If we're Silver, we're dreaming of expanding into Seattle with big eyes on Manilla and Tokyo. Put all that together with Portland and the California teams. Now, the NBA has a nice footprint on the Pacific rim. And maybe Shanghai wants to play. Or Dehli. Or Jakarta or Seoul or Guangzhou or Beijing. All are metro areas of 25-35 million people, all are larger than New York and all are on the Pacific rim. Get all of that into one bag and you've got the largest conglomeration of markets in the history of trade.
Might there be some cultural or political impediments to entering those markets? Inevitably. Could it be that entrenched local interests will resist? How could they not? But it's worth exploring. Might basketball thereby become less "American?" America might care about that, but basketball shouldn't. While we're at it, Asia is an even greater opportunity for baseball, but we've digressed enough already.
Another aspect of the Philippine basketball season that's of interest here is its structure. The PBA season is three separate, consecutive championships, which are called "conferences." First, they play the Philippine Cup. Next, the Commissioner's Cup. Then, the Governor's Cup. All of them are meaningful. It can work. Play three separate seasons within one, structure them all a little differently and you've got a much more exciting calendar from start to finish.
The important consideration is that the seasons all be entirely independent of each other, which gets us back to Irish hurling.
The first phase of the Irish calendar, as we said before, is the National Hurling League. It is a competition of all the same county teams that participate in the All-Ireland Championships. The second phase of the season is the provincial championships, from which teams qualify for the All-Ireland championships. The All-Irelands, then, are the third phase.
But we can see that the third phase, the All-Ireland, is, in an important sense, connected to the second phase, the provincial championships. One must survive the second phase of the season to enter the third, as if they are together one long tournament.
So, Limerick began with the traveling championship in the National Hurling League and produced a successful season there, beating Waterford, 27-19, for the championship at Croke Park on March 31. Limerick lost the traveler to Cork four games into the season and the prize traveled through Tipperary and Dublin, but it returned to Limerick in time for the NHL championship game.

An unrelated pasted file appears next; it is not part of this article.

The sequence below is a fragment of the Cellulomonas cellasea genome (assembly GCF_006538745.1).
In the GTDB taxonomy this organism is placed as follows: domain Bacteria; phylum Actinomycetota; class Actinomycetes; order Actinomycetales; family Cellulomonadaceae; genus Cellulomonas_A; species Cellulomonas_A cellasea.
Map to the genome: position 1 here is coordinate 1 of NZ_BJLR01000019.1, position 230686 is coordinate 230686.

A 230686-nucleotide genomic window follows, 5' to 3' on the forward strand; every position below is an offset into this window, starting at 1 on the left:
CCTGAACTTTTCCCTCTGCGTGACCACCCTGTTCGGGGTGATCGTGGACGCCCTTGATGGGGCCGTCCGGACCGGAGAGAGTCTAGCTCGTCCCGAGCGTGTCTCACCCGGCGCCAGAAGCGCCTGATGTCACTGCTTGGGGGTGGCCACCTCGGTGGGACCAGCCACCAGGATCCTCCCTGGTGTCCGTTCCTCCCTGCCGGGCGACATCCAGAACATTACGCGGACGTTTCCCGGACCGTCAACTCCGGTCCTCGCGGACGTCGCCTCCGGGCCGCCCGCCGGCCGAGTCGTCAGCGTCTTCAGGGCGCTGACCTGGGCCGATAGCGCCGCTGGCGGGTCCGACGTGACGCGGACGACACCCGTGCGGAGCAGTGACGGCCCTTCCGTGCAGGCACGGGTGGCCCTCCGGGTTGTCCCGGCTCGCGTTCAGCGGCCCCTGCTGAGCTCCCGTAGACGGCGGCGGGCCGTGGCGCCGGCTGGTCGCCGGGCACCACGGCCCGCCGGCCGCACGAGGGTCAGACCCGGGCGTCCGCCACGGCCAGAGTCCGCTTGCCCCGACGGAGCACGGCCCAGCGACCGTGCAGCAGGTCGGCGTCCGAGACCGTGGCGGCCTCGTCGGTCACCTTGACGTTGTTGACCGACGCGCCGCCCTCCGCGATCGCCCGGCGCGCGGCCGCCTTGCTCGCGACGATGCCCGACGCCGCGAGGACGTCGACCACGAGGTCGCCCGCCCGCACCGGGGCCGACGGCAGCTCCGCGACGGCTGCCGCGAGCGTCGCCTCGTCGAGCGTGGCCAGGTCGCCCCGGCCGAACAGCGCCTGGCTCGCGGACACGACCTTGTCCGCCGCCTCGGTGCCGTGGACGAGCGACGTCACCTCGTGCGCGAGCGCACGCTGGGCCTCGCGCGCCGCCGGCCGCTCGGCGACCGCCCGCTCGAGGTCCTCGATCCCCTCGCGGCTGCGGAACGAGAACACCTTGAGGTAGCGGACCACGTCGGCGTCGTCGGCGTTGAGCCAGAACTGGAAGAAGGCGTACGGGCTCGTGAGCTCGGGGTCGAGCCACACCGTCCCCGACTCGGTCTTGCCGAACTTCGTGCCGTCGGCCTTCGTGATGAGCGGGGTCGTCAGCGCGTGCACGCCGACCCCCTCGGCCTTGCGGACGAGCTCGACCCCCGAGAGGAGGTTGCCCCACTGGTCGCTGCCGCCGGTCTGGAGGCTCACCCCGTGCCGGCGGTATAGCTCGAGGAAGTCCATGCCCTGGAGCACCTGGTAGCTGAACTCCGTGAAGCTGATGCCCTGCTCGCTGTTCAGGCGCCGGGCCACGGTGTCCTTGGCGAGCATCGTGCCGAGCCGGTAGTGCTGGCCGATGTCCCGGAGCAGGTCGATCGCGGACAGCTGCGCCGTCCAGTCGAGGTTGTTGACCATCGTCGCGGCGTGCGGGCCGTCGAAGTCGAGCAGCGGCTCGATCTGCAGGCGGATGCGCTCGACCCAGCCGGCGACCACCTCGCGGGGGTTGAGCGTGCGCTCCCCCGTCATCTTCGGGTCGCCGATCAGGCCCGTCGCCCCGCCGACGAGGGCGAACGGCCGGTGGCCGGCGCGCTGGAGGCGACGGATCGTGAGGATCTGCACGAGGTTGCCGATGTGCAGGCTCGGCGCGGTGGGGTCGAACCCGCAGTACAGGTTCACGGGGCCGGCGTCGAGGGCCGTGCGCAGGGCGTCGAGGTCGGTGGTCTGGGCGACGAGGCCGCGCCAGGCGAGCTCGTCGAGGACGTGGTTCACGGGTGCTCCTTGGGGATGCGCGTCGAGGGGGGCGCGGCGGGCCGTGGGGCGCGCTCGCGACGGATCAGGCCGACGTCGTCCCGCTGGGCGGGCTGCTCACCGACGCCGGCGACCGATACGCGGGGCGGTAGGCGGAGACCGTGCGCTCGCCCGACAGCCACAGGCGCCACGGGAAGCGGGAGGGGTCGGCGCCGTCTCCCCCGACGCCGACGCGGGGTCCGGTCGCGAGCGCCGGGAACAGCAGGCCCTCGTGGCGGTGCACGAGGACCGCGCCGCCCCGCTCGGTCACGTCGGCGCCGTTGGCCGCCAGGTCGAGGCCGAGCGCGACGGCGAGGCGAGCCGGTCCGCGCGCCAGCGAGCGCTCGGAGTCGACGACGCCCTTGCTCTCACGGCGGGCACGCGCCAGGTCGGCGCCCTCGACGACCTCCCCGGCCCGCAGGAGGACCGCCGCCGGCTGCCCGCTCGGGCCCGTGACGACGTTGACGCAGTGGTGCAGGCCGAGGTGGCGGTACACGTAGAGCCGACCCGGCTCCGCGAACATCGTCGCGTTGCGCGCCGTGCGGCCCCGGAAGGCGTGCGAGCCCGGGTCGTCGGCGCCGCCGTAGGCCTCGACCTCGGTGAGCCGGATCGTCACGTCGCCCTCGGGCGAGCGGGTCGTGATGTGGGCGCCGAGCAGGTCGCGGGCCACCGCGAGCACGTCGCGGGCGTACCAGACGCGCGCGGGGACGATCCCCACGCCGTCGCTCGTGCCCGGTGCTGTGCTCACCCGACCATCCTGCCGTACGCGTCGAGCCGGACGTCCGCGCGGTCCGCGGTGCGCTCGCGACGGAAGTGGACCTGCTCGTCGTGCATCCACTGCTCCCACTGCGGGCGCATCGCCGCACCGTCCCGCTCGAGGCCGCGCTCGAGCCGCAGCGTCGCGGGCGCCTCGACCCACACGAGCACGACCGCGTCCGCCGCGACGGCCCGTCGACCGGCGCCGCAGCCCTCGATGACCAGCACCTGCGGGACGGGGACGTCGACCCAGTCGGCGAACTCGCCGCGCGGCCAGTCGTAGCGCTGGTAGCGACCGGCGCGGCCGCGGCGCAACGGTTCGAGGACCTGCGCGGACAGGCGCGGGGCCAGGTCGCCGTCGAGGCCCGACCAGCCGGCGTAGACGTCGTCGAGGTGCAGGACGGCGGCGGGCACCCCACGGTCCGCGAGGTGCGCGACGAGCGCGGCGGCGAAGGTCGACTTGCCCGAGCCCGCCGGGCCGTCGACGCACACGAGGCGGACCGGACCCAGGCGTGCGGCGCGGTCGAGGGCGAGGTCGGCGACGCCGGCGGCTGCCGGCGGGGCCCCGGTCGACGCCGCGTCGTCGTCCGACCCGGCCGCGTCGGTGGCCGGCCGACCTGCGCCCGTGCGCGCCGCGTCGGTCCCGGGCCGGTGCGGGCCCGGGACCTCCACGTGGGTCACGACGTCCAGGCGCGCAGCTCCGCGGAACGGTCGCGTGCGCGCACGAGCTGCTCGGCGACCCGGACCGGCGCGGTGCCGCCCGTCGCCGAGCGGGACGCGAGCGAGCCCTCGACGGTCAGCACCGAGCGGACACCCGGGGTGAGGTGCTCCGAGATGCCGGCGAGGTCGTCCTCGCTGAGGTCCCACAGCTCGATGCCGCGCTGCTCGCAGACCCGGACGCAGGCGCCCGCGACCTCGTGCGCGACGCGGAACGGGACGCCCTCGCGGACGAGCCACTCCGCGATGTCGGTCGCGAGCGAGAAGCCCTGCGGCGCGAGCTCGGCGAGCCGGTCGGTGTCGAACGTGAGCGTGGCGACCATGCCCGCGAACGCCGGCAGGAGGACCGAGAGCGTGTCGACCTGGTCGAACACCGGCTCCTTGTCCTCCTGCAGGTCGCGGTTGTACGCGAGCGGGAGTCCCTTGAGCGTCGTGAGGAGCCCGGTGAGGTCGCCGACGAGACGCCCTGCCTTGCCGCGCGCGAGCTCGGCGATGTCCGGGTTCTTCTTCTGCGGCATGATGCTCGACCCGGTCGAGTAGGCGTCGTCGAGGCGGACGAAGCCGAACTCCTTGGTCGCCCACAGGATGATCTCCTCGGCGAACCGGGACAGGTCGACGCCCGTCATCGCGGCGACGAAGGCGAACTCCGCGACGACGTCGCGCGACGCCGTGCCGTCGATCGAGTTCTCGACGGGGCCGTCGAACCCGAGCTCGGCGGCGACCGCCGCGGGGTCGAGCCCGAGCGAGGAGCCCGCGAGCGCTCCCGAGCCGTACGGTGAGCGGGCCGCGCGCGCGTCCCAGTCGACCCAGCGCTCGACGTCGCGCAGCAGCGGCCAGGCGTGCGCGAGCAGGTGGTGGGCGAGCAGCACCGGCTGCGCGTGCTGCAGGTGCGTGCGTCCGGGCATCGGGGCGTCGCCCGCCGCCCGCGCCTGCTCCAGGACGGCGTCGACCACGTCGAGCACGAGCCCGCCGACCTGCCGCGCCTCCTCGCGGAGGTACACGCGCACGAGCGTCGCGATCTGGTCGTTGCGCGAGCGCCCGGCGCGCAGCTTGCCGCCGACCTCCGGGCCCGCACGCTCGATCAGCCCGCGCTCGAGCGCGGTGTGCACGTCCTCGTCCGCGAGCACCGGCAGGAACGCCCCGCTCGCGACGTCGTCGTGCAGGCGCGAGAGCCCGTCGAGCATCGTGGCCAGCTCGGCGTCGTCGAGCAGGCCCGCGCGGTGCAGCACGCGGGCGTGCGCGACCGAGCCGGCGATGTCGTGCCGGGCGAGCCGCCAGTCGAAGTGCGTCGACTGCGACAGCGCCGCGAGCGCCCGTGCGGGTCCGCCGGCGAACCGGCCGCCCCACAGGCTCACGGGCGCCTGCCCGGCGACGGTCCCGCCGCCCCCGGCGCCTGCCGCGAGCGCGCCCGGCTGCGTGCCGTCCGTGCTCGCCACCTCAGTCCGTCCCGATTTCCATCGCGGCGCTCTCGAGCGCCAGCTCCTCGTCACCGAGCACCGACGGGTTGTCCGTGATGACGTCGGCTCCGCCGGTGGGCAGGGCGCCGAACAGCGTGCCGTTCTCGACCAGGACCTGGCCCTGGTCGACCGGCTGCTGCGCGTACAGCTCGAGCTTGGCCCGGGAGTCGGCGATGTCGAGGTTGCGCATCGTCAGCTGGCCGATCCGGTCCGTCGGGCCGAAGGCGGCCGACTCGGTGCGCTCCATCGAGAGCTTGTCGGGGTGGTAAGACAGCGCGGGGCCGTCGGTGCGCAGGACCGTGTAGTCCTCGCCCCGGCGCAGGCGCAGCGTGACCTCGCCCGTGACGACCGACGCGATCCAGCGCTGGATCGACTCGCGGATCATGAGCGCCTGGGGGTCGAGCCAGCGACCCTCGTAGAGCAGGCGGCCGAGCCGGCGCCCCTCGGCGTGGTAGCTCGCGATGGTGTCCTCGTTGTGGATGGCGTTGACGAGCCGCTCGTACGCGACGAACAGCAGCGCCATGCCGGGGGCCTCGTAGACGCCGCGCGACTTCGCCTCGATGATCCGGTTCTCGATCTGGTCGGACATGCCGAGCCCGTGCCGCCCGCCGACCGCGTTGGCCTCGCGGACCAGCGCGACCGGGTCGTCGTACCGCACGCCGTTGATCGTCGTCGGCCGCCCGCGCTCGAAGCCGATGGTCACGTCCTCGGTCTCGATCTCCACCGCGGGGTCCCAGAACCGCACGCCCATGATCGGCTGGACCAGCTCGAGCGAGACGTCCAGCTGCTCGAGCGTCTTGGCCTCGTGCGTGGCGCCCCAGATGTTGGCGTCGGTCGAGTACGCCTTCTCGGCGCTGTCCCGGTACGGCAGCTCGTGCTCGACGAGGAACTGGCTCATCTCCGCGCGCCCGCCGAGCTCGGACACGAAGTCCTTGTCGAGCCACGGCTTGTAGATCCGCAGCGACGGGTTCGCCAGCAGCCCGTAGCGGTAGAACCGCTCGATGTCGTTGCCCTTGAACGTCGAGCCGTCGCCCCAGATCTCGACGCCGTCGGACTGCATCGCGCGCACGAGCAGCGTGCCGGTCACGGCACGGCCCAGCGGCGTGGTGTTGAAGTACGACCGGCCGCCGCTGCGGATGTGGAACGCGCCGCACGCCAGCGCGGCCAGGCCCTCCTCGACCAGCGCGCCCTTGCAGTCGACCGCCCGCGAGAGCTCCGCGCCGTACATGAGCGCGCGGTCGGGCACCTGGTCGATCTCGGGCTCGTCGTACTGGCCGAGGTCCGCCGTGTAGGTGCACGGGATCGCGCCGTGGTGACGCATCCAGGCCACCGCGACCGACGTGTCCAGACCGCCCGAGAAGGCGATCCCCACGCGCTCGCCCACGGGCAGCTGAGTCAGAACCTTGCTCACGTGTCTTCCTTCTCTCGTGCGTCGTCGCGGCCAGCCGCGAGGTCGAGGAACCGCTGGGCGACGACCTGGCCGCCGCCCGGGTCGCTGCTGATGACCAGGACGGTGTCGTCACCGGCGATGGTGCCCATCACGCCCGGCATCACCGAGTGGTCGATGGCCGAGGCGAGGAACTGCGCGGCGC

On, now, to the Munster championship, provincial level. Five teams in the group, with the top three going to the All-Ireland quarterfinals. Limerick lost immediately to Cork, which held on for one title defense before losing, 29-24, to Clare at the end of the pool. Problem is that Clare now held the traveling championship, but finished fourth in Munster and, therefore, did not advance to All-Ireland.
So, the Irish traveling hurling championship died for the year at Cusack Park in Ennis and shall lie silent until the start of the 2020 National Hurling League season.
It's not ideal for the traveling championship, but it does tell us something for any of the American pro leagues struggling to rescue regular seasons that have become a hindrance to enjoying the games. We believe, humbly, that our proposals in these pages for traveling championships and pyramids are a great way to accomplish that. Another way, replicating the Irish and Philippine examples, is to have multiple consecutive championships within the same season.
But in order to make, for example, three seasons in one all meaningful, the one feature to avoid is connecting the stakes of one season to another season. Qualifying All-Ireland teams through the provincial championships works fine for the Gaelic Games, as it suits local purposes. Global purposes, such as the NBA could pursue, would require keeping everyone in the game.